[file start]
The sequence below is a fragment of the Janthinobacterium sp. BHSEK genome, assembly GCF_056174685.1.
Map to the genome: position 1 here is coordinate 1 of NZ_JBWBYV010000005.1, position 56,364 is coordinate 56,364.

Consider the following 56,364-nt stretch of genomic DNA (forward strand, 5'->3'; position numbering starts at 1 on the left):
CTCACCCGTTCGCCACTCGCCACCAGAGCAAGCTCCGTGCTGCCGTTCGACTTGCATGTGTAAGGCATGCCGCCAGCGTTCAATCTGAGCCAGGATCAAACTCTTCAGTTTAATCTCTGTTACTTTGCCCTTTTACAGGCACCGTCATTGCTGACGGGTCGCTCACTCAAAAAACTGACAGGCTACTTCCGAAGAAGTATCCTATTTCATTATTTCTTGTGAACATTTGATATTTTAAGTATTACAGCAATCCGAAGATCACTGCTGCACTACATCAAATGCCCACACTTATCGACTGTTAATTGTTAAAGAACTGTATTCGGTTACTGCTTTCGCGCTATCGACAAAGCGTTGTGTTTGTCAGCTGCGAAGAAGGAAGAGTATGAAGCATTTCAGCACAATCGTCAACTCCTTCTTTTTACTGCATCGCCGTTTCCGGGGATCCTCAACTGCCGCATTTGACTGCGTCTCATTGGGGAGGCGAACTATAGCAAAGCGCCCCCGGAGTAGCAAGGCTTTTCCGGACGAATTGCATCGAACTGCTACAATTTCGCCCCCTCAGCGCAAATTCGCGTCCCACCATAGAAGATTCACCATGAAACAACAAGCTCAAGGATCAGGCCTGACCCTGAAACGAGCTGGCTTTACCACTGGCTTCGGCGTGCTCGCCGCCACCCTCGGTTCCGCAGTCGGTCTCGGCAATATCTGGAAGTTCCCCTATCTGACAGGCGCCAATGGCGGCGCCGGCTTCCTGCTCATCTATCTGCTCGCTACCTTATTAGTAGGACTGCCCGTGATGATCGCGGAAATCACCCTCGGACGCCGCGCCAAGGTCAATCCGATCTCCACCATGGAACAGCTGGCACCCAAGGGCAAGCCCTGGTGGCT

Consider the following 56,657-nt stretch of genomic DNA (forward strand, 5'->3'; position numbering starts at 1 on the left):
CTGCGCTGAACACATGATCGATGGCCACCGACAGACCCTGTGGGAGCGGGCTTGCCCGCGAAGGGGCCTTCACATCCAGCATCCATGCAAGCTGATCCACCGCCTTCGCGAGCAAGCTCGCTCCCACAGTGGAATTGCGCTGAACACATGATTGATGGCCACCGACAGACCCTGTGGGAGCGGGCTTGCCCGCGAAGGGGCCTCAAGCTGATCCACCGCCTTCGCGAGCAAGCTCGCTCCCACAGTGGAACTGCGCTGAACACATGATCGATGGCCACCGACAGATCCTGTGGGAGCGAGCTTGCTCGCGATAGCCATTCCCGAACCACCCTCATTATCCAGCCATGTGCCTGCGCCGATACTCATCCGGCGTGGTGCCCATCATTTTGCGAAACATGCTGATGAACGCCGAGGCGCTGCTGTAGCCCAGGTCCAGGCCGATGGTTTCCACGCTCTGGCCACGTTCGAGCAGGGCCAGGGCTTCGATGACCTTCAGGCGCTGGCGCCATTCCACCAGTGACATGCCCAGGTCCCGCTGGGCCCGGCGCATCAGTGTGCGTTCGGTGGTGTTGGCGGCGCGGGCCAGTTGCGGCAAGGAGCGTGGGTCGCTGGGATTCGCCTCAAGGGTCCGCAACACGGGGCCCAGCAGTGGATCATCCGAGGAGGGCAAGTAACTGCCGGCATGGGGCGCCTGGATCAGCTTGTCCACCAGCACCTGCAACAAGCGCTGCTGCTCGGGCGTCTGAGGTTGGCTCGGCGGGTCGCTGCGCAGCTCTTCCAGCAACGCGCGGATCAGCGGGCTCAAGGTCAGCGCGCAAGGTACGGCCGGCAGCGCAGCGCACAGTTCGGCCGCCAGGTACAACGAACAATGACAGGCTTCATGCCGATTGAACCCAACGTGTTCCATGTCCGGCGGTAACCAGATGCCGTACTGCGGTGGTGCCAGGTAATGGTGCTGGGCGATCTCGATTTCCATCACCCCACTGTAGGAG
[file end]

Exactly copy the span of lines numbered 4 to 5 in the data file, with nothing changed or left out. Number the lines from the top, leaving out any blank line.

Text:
CTCACCCGTTCGCCACTCGCCACCAGAGCAAGCTCCGTGCTGCCGTTCGACTTGCATGTGTAAGGCATGCCGCCAGCGTTCAATCTGAGCCAGGATCAAACTCTTCAGTTTAATCTCTGTTACTTTGCCCTTTTACAGGCACCGTCATTGCTGACGGGTCGCTCACTCAAAAAACTGACAGGCTACTTCCGAAGAAGTATCCTATTTCATTATTTCTTGTGAACATTTGATATTTTAAGTATTACAGCAATCCGAAGATCACTGCTGCACTACATCAAATGCCCACACTTATCGACTGTTAATTGTTAAAGAACTGTATTCGGTTACTGCTTTCGCGCTATCGACAAAGCGTTGTGTTTGTCAGCTGCGAAGAAGGAAGAGTATGAAGCATTTCAGCACAATCGTCAACTCCTTCTTTTTACTGCATCGCCGTTTCCGGGGATCCTCAACTGCCGCATTTGACTGCGTCTCATTGGGGAGGCGAACTATAGCAAAGCGCCCCCGGAGTAGCAAGGCTTTTCCGGACGAATTGCATCGAACTGCTACAATTTCGCCCCCTCAGCGCAAATTCGCGTCCCACCATAGAAGATTCACCATGAAACAACAAGCTCAAGGATCAGGCCTGACCCTGAAACGAGCTGGCTTTACCACTGGCTTCGGCGTGCTCGCCGCCACCCTCGGTTCCGCAGTCGGTCTCGGCAATATCTGGAAGTTCCCCTATCTGACAGGCGCCAATGGCGGCGCCGGCTTCCTGCTCATCTATCTGCTCGCTACCTTATTAGTAGGACTGCCCGTGATGATCGCGGAAATCACCCTCGGACGCCGCGCCAAGGTCAATCCGATCTCCACCATGGAACAGCTGGCACCCAAGGGCAAGCCCTGGTGGCT

Consider the following 56,657-nt stretch of genomic DNA (forward strand, 5'->3'; position numbering starts at 1 on the left):